Oswego (Illinois – near Chicago) Dragway operated from 1955 to 1979 on an abandoned military airfield. The track was unique, kind of like the backstretch at Devil’s Bowl Speedway in Mesquite, TX. The surface was the highest point, affording fans and photographers a neat, low-angle view. Here starter Woody Woodrow officiates as Norbert Locke’s twin flatheads take on an overhead. FromLOST DRAG STRIPS:Ghosts of Quarter-Miles Pastby Tommy Lee Byrd. (Norbert Locke Collection)
On June 14, 1964 versatile racer Danny Ongais competed in Top Gas at Hot Rod magazine’s meet at the Riverside, CA, drag strip. He busted an axle in an early round and became a bipedal locomotive, pushing his car the whole quarter-mile to qualify – one minute, 35 seconds, at 3.50 mph. In the final, however, rear end revamped, he whipped Bob Keith for the win at 8.77 seconds and 172.74 mph. FromRIVERSIDE RACEWAY: Palace of Speed, by Dick Wallen. (Private Collection Archives)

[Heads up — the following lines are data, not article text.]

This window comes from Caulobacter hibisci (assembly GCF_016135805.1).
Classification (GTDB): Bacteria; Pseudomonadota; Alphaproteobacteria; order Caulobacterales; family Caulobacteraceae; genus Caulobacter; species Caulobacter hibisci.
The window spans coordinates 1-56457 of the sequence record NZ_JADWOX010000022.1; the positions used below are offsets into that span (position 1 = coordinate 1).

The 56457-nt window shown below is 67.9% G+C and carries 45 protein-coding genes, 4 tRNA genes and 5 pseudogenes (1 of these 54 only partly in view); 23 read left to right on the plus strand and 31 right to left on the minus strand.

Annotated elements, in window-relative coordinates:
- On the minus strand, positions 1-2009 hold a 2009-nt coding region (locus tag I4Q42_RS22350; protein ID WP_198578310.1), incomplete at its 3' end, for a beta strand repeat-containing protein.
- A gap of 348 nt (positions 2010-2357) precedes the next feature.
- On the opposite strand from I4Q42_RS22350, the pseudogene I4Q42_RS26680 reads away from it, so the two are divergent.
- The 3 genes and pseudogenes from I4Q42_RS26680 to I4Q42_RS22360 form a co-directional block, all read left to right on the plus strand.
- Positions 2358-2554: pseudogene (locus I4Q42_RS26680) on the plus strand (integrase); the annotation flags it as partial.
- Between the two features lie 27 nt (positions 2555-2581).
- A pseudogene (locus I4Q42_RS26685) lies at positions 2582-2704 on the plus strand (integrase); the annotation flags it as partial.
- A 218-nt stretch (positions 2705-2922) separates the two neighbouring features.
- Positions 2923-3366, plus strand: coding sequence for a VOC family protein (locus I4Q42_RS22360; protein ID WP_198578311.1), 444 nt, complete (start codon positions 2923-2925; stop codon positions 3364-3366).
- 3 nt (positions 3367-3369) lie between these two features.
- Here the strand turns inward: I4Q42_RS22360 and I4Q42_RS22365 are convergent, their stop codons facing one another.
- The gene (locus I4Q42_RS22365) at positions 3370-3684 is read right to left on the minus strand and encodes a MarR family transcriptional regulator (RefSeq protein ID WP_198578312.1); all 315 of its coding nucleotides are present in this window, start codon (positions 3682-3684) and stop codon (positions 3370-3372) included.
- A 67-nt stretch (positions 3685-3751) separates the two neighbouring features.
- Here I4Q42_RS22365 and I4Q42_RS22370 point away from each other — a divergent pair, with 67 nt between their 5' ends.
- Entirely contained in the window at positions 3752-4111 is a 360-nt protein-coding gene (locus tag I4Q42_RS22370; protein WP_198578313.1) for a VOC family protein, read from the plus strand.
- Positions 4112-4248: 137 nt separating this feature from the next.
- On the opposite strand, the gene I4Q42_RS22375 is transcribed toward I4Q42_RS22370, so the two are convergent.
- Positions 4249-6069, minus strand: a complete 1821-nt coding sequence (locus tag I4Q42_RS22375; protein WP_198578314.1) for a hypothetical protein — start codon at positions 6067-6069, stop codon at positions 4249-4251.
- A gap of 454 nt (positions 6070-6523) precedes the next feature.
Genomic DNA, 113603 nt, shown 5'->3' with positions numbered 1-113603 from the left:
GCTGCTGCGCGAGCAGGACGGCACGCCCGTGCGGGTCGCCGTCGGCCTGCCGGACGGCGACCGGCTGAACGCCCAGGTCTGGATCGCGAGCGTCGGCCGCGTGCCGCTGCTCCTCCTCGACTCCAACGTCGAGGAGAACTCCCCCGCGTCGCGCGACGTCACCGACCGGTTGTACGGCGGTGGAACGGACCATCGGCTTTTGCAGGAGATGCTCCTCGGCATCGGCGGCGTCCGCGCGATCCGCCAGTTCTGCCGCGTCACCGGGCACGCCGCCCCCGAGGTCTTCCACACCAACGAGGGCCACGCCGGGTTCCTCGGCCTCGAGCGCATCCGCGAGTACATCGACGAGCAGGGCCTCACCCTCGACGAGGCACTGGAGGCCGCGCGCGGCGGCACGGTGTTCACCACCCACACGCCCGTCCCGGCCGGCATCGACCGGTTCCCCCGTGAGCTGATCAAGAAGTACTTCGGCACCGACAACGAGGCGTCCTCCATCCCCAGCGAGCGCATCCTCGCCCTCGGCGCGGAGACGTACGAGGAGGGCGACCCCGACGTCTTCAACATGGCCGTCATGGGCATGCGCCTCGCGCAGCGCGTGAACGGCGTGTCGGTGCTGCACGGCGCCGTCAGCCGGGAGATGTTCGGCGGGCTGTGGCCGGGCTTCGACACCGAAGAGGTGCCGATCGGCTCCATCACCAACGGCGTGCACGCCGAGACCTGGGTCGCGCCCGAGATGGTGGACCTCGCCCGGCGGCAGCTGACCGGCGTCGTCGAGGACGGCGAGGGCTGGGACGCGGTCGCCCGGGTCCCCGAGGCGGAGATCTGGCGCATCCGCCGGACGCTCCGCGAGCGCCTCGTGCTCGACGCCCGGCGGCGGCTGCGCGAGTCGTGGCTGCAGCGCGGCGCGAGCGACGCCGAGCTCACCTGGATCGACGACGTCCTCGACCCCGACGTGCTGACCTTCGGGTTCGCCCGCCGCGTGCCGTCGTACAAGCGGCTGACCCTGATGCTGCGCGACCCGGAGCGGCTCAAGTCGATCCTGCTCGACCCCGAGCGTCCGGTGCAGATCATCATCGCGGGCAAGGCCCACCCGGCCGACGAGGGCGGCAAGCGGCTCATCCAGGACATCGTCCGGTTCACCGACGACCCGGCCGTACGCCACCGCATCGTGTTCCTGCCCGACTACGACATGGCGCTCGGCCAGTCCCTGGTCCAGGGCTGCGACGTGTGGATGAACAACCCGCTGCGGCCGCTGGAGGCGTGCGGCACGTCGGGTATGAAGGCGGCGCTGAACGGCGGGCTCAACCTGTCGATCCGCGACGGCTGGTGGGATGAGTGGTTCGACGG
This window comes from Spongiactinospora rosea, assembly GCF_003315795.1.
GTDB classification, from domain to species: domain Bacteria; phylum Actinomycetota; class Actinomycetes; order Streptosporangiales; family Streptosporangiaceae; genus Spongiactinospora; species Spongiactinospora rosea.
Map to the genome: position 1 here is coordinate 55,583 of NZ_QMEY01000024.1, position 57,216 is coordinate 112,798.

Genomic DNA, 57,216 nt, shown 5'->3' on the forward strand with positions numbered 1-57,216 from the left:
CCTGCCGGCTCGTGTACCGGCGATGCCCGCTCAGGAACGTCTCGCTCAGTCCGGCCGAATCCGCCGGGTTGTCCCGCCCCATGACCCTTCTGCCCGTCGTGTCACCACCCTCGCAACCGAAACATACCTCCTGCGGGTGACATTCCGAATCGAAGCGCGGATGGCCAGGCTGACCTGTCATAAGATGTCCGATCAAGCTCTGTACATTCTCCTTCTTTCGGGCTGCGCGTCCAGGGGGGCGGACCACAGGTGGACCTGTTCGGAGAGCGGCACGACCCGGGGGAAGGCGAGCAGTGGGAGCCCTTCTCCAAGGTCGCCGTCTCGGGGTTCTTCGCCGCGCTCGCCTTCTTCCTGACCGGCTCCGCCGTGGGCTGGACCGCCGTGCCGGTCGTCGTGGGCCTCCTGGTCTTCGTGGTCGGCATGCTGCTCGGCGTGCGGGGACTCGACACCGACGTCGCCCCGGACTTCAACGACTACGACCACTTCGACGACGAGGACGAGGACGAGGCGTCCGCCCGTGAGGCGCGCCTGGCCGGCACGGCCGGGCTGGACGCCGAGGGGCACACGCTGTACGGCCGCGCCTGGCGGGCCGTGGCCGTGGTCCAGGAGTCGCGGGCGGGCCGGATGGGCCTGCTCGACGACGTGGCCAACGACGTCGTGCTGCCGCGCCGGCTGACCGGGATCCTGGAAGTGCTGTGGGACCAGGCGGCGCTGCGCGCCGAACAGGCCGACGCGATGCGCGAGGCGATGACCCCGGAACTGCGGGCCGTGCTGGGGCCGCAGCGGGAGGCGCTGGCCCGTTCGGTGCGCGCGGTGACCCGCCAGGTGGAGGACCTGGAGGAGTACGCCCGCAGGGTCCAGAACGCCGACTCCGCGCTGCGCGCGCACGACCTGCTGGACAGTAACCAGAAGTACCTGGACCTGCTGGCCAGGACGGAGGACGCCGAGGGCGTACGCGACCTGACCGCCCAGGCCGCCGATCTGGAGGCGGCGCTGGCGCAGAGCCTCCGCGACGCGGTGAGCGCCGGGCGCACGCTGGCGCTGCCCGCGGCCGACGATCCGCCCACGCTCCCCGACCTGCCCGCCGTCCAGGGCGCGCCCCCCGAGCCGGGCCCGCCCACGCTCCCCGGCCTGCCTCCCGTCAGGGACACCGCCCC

That’s a bunch of cylinders, Tommy! In 1961 “TV Tommy” Ivo (back to camera) decided that Kent Fuller’s dragster with two Buick engines didn’t have quite enough, so he sold it, and Kent built him one with four. Named “Showboat,” the 1856 cubic-inch monster weighed in at 3100 pounds, so heavy that the NHRA decided to outlaw it save for exhibitions. They feared it could crash through guard rails and into the stands. Additionally, “Poison Ivo” found it was a lot of just plain work. There was a lot of pushing up and down the track to get all four engines started, but that was nothing compared to the effort required to adjust 64 valves. FromFUEL AND GUTS – The Birth of Top Fuel Drag Racing, by Tom Madigan. (Harry “Hand Grenade” Hibler Photo)
Doggone dragster! Bob Muravez watches as his pooch Prince checks out the cockpit of the fabulous, twin engine “Freight Train” dragster in the mid-sixties. When Bob himself climbed in, his name changed to Floyd Lippencotte, Jr. That’s because his parents wanted nothing to do with racing, and certainly wouldn’t have appreciated Bob doing 200mph. FromFUEL AND GUTS – The Birth of Top Fuel Drag Racing, by Tom Madigan (Bob Muravez Collection)
Gary, glad you are back! Great pictures, and captions!
Pete Robinson cammer in color
A couple B&W
Separate names with a comma.